12. Cecilia Testa, 2004. "Party Polarization and Electoral Accountability," Econometric Society 2004 Latin American Meetings 130, Econometric Society.
  13. Daniel Diermeier & Michael Keane & Antonio Merlo, 2005. "A Political Economy Model of Congressional Careers," American Economic Review, American Economic Association, vol. 95(1), pages 347-373, March.
  14. Robert Barro, 1973. "The control of politicians: An economic model," Public Choice, Springer, vol. 14(1), pages 19-42, March.
  15. repec:oup:qjecon:v:106:y:1991:i:2:p:503-30 is not listed on IDEAS
  16. repec:oup:qjecon:v:112:y:1997:i:1:p:85-114 is not listed on IDEAS
  17. Gilat Levy, 2004. "A model of political parties," LSE Research Online Documents on Economics 540, London School of Economics and Political Science, LSE Library.
  18. John Ferejohn, 1986. "Incumbent performance and electoral control," Public Choice, Springer, vol. 50(1), pages 5-25, January.
  19. Carrillo, Juan D. & Mariotti, Thomas, 2001. "Electoral competition and politician turnover," European Economic Review, Elsevier, vol. 45(1), pages 1-25, January.
  20. Sundadam, R.K. & Banks, J., 1991. "Adverse Selection and Moral hazard in a Repeated Elections Models," RCER Working Papers 283, University of Rochester - Center for Economic Research (RCER).
  21. Barry Nalebuff & Roni Shachar, 1997. "Follow The Leader: Theory And Evidence On Political Participation," Yale School of Management Working Papers ysm57, Yale School of Management.
  22. Harrington, Joseph Jr., 1992. "The role of party reputation in the formation of policy," Journal of Public Economics, Elsevier, vol. 49(1), pages 107-121, October.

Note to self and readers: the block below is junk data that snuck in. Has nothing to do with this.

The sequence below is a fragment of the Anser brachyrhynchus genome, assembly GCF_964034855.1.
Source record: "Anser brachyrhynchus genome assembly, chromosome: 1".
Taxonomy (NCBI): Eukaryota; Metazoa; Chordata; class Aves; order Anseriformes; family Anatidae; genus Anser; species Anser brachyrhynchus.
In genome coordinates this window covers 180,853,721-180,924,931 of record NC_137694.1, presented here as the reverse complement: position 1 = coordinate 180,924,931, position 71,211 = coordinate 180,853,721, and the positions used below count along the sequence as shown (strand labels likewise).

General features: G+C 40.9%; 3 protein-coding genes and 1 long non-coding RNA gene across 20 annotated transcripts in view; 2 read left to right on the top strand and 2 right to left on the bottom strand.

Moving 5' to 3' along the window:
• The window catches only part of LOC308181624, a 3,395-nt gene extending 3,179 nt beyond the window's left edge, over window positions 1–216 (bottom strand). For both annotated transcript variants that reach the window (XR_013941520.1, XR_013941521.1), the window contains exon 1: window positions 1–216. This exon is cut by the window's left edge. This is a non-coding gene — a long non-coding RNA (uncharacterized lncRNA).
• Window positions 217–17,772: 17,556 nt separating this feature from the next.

23. repec:oup:qjecon:v:111:y:1996:i:1:p:65-96 is not listed on IDEAS
  24. Banks, Jeffrey S. & Sundaram, Rangarajan K., 1998. "Optimal Retention in Agency Problems," Journal of Economic Theory, Elsevier, vol. 82(2), pages 293-323, October.
Full references (including those not matched with items on IDEAS)

This item is not listed on Wikipedia, on a reading list or among the top items on IDEAS.

When requesting a correction, please mention this item's handle: RePEc:cpr:ceprdp:6163. See general information about how to correct material in RePEc.

For technical questions regarding this item, or to correct its authors, title, abstract, bibliographic or download information, contact: ()

The email address of this maintainer does not seem to be valid anymore. Please ask to update the entry or send us the correct address

If you have authored this item and are not yet registered with RePEc, we encourage you to do it here. This allows to link your profile to this item. It also allows you to accept potential citations to this item that we are uncertain about.

If references are entirely missing, you can add them using this form.

If the full references list an item that is present in RePEc, but the system did not link to it, you can help with this form.

If you know of missing items citing this one, you can help us creating those links by adding the relevant references in the same way as above, for each refering item. If you are a registered author of this item, you may also want to check the "citations" tab in your profile, as there may be some citations waiting for confirmation.

Please note that corrections may take a couple of weeks to filter through the various RePEc services.

This information is provided to you by IDEAS at the Research Division of the Federal Reserve Bank of St. Louis using RePEc data.